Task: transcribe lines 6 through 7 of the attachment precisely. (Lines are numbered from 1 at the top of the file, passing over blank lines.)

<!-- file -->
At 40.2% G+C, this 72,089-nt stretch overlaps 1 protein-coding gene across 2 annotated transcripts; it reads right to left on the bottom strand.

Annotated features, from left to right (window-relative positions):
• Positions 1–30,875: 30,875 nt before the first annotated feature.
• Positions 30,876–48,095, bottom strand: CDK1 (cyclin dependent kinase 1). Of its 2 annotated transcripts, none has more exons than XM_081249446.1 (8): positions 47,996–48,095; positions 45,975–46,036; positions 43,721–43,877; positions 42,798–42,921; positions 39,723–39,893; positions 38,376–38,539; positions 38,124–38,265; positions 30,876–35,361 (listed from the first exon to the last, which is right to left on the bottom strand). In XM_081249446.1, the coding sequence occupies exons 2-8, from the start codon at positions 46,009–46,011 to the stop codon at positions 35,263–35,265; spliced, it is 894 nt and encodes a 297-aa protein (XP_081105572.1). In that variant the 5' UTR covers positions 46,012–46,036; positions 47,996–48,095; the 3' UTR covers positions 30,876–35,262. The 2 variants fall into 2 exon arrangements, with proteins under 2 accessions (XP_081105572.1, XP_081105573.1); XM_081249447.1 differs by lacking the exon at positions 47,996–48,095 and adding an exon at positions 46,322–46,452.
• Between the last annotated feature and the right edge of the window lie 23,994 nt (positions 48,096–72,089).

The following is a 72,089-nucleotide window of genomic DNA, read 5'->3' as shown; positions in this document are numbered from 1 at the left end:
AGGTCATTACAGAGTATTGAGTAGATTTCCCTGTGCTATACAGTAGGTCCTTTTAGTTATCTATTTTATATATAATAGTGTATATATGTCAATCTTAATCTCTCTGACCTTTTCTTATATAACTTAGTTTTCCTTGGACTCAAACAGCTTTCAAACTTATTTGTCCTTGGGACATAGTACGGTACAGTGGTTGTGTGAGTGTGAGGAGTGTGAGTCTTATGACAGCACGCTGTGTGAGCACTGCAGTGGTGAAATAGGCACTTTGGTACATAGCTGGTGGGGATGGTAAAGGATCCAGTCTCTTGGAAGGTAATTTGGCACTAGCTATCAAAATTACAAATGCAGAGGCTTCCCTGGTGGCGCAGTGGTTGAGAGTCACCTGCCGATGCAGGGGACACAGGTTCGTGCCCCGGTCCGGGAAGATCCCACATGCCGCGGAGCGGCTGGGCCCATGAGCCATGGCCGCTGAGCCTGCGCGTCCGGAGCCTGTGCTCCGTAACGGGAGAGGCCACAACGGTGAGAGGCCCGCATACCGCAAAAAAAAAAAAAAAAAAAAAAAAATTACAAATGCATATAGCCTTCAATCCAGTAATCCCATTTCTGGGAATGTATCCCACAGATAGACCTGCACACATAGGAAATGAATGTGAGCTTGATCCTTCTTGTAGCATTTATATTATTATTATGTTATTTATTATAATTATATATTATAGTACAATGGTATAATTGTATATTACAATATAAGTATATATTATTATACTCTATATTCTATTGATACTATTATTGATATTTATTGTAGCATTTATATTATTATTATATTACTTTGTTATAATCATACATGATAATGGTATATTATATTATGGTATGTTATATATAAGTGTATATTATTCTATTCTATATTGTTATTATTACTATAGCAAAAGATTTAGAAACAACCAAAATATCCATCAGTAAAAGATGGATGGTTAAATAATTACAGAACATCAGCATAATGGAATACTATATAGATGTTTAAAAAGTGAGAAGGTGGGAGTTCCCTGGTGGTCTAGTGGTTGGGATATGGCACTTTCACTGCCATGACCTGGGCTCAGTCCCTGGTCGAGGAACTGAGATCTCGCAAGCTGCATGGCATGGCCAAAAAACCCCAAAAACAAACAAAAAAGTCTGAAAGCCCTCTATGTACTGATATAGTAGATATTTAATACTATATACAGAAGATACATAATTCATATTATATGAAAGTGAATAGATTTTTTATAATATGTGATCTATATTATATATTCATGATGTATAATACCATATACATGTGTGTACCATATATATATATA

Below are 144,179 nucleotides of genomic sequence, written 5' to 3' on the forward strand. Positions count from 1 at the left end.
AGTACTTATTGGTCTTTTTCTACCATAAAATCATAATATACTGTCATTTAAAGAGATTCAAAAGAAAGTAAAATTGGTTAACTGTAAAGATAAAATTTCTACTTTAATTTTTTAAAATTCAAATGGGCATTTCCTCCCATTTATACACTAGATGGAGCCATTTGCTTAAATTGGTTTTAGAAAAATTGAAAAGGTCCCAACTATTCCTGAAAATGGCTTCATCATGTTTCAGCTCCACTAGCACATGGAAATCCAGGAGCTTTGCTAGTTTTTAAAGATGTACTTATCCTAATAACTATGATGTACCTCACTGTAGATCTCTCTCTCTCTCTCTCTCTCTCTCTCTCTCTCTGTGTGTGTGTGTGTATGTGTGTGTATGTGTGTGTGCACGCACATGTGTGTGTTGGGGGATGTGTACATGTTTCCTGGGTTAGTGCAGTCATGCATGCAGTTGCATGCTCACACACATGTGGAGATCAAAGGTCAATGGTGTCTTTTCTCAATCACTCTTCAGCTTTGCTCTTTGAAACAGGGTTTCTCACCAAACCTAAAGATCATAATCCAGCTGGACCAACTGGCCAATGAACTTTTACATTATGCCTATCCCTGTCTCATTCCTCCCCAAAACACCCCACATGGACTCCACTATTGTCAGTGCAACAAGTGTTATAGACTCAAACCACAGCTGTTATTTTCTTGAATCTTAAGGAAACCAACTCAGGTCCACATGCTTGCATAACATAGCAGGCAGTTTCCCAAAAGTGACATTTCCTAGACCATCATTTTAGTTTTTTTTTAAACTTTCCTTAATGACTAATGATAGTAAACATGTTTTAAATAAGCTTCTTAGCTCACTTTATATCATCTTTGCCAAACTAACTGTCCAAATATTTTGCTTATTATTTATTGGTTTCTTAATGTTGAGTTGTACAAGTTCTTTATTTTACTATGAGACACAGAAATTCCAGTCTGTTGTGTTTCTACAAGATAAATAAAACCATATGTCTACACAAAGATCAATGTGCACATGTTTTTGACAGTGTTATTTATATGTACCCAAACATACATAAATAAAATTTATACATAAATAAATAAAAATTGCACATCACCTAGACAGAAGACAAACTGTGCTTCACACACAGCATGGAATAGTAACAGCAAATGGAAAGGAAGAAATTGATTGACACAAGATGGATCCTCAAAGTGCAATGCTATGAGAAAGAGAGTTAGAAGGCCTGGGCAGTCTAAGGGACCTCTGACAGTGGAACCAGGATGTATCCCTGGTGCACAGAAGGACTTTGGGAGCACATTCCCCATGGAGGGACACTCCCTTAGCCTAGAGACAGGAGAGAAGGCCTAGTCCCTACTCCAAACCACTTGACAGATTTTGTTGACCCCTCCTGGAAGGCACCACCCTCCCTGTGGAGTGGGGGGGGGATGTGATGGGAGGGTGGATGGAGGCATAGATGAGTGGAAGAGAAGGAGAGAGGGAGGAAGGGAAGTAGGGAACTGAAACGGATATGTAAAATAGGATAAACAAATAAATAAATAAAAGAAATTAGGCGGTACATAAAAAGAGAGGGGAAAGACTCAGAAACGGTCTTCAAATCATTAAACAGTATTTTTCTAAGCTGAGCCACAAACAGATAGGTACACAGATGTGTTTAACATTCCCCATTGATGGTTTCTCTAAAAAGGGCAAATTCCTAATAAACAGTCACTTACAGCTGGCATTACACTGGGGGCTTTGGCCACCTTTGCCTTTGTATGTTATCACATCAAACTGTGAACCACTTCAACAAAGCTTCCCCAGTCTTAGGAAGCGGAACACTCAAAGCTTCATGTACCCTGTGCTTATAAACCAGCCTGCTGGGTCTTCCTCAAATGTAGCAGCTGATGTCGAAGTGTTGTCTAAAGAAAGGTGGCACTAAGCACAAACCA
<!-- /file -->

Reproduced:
The following is a 72,089-nucleotide window of genomic DNA, read 5'->3' as shown; positions in this document are numbered from 1 at the left end:
AGGTCATTACAGAGTATTGAGTAGATTTCCCTGTGCTATACAGTAGGTCCTTTTAGTTATCTATTTTATATATAATAGTGTATATATGTCAATCTTAATCTCTCTGACCTTTTCTTATATAACTTAGTTTTCCTTGGACTCAAACAGCTTTCAAACTTATTTGTCCTTGGGACATAGTACGGTACAGTGGTTGTGTGAGTGTGAGGAGTGTGAGTCTTATGACAGCACGCTGTGTGAGCACTGCAGTGGTGAAATAGGCACTTTGGTACATAGCTGGTGGGGATGGTAAAGGATCCAGTCTCTTGGAAGGTAATTTGGCACTAGCTATCAAAATTACAAATGCAGAGGCTTCCCTGGTGGCGCAGTGGTTGAGAGTCACCTGCCGATGCAGGGGACACAGGTTCGTGCCCCGGTCCGGGAAGATCCCACATGCCGCGGAGCGGCTGGGCCCATGAGCCATGGCCGCTGAGCCTGCGCGTCCGGAGCCTGTGCTCCGTAACGGGAGAGGCCACAACGGTGAGAGGCCCGCATACCGCAAAAAAAAAAAAAAAAAAAAAAAAATTACAAATGCATATAGCCTTCAATCCAGTAATCCCATTTCTGGGAATGTATCCCACAGATAGACCTGCACACATAGGAAATGAATGTGAGCTTGATCCTTCTTGTAGCATTTATATTATTATTATGTTATTTATTATAATTATATATTATAGTACAATGGTATAATTGTATATTACAATATAAGTATATATTATTATACTCTATATTCTATTGATACTATTATTGATATTTATTGTAGCATTTATATTATTATTATATTACTTTGTTATAATCATACATGATAATGGTATATTATATTATGGTATGTTATATATAAGTGTATATTATTCTATTCTATATTGTTATTATTACTATAGCAAAAGATTTAGAAACAACCAAAATATCCATCAGTAAAAGATGGATGGTTAAATAATTACAGAACATCAGCATAATGGAATACTATATAGATGTTTAAAAAGTGAGAAGGTGGGAGTTCCCTGGTGGTCTAGTGGTTGGGATATGGCACTTTCACTGCCATGACCTGGGCTCAGTCCCTGGTCGAGGAACTGAGATCTCGCAAGCTGCATGGCATGGCCAAAAAACCCCAAAAACAAACAAAAAAGTCTGAAAGCCCTCTATGTACTGATATAGTAGATATTTAATACTATATACAGAAGATACATAATTCATATTATATGAAAGTGAATAGATTTTTTATAATATGTGATCTATATTATATATTCATGATGTATAATACCATATACATGTGTGTACCATATATATATATA